24 Talent, Luck and Courage: Same Design, Differing Outcomes

What if there are an infinite number of universes? Mathematics and advanced physics theories point in the direction of multiverses. Perhaps that’s a bias in the language of mathematics or is evidence that humans are incapable of unified physical theories. But as a thought exercise, assume that it’s true.

The first conclusion you must draw from that exercise is that Nietzsche was right – there is eternal recurrence, everything you do will be repeated in the exact same way for eternity. Why? Given that there are a finite number of elements in the universe, there are finite possible combinations of matter. Therefore, in an infinite universe, this world has been combined and ordered and acted upon in the exact same manner before – and now – and into eternity. The actions you take today will be repeated in other universes ad infinitum. You have read this essay before and another form of you is reading it now and other versions of you will read it in the future.

But the same holds true for actions not taken. In some other universe, your parents never met and had different children with different spouses. Shakespeare wrote a different version of Hamlet, one where he murdered his uncle and assumed the throne. In some universes it was a hit, in others it flopped. And in an alternative 2000, residents of Palm Beach County, FL didn’t accidentally vote for Pat Buchanan. Different actions, different consequences, different universes.

If all of this is true, if there’s a form of eternal repetition at play and every human action is merely a blip in an endless celestial simulation, where your actions have consequences, but no real meaning, then what happens to human reason? Is there a point to rationality and creativity if the flashes of brilliance you have are actually inevitable and in a grand cosmic sense, merely a repetition of what someone else somewhere in the multiverse has already done?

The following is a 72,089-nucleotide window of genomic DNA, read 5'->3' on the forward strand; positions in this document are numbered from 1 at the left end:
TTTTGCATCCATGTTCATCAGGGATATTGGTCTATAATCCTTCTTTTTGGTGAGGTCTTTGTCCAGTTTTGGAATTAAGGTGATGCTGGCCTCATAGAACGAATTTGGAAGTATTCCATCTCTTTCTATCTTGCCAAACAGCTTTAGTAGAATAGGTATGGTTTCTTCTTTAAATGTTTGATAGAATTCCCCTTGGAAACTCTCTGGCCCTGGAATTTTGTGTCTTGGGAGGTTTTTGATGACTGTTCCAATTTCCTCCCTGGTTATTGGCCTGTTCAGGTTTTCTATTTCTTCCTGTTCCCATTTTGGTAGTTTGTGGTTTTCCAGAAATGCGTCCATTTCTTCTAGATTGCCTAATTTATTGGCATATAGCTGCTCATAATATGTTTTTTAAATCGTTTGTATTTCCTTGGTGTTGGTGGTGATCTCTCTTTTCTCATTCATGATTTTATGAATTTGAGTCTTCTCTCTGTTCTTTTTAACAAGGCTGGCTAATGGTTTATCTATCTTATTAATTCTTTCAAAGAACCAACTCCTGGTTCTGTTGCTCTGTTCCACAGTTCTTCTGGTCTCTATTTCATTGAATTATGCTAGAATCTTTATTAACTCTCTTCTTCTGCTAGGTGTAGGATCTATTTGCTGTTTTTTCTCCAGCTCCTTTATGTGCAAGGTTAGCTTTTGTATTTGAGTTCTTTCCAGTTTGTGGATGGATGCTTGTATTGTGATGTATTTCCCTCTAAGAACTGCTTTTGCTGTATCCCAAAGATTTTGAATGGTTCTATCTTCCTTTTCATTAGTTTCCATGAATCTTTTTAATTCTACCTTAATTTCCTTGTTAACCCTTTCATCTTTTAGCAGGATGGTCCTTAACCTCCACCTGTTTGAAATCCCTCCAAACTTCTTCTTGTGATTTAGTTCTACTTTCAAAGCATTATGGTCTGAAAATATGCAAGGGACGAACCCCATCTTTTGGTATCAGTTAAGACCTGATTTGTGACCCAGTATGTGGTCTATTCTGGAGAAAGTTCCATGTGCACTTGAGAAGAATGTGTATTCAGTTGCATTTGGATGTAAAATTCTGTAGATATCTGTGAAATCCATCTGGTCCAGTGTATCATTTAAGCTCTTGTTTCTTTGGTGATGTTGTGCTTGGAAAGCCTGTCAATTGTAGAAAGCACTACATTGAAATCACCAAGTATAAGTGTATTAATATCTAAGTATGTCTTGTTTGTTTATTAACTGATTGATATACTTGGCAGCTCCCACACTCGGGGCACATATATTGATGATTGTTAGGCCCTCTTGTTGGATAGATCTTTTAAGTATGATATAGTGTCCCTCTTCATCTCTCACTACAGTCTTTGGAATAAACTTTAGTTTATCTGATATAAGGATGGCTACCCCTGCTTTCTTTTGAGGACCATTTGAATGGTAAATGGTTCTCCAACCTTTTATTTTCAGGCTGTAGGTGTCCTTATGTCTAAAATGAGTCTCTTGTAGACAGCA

This is how Montaigne begins his essay about luck:

So vain and worthless is human wisdom: despite all our projects, counsels and precautions, the outcome remains in the possession of Fortune.

In his movie “Manhattan,” Woody Allen sums up the idea this way: “Talent is luck. The important thing in life is courage.” Montaigne agrees:

In many of the surer arts Fortune plays a major part. Take those creative ecstasies which transport a poet and carry him outside himself in rapture: why do we not attribute them to good luck, since he himself confesses that they surpass his own strength and capacities?

He continues:

Fortune herself reveals to us even more clearly the part she plays in all such works as these by the evidence of that grace and beauty which are found in them not only without the artist’s intention but without his knowledge. A competent reader can often find in another man’s writings perfections other than those which the author knows that he put there, and can endow them with richer senses and meanings.

In other words, the artist often has no idea what he or she is creating. And that’s where the courage comes in – only by having the courage to act absent the comfort or clarity about the meaning of that work can a human being ever create anything of value. And Montaigne takes it a step farther – a wise ruler is one who acts in the most honorable manner at all times, because ends are beyond our control. We can govern only our means:

Leaders engage in deliberation and reflection merely as a pure formality, surrendering the best part of their undertaking to Fortune and, trusting in her aid, constantly going way beyond any bounds of rational decision …. opt for the course in which is found the more honourable conduct and justice; and since we doubt which is the shorter road, we should keep going straight ahead.

Montaigne pivots here to a more specific question: should a ruler (or anyone for that matter) ever give in to vengeance? Naturally, his answer is no:

I find the most beautiful of all courses was that adopted by Julius Caesar. First he assayed making even his enemies love him by mildness and clemency: when conspiracies were uncovered he simply let it be known that he had been told about them; then, he made the very noble resolve to await the outcome without worry or fear, surrendering himself to the protection of the gods and entrusting himself to Fortune: such was the position when he was murdered.

This, of course, ties back to Montaigne’s earlier essay about death. To have the security to make a decision like Caesar’s you first need to accept and not fear your own mortality. It’s the fear of death that drives us to focus on security. Security requires us to send messages to foes and to arm ourselves for every eventuality. Montaigne concludes that the better course is simply to accept the worst, not become the worst:

It is better to be ready to face with fair assurance anything that can happen, while drawing some consolation from not being sure that it will.

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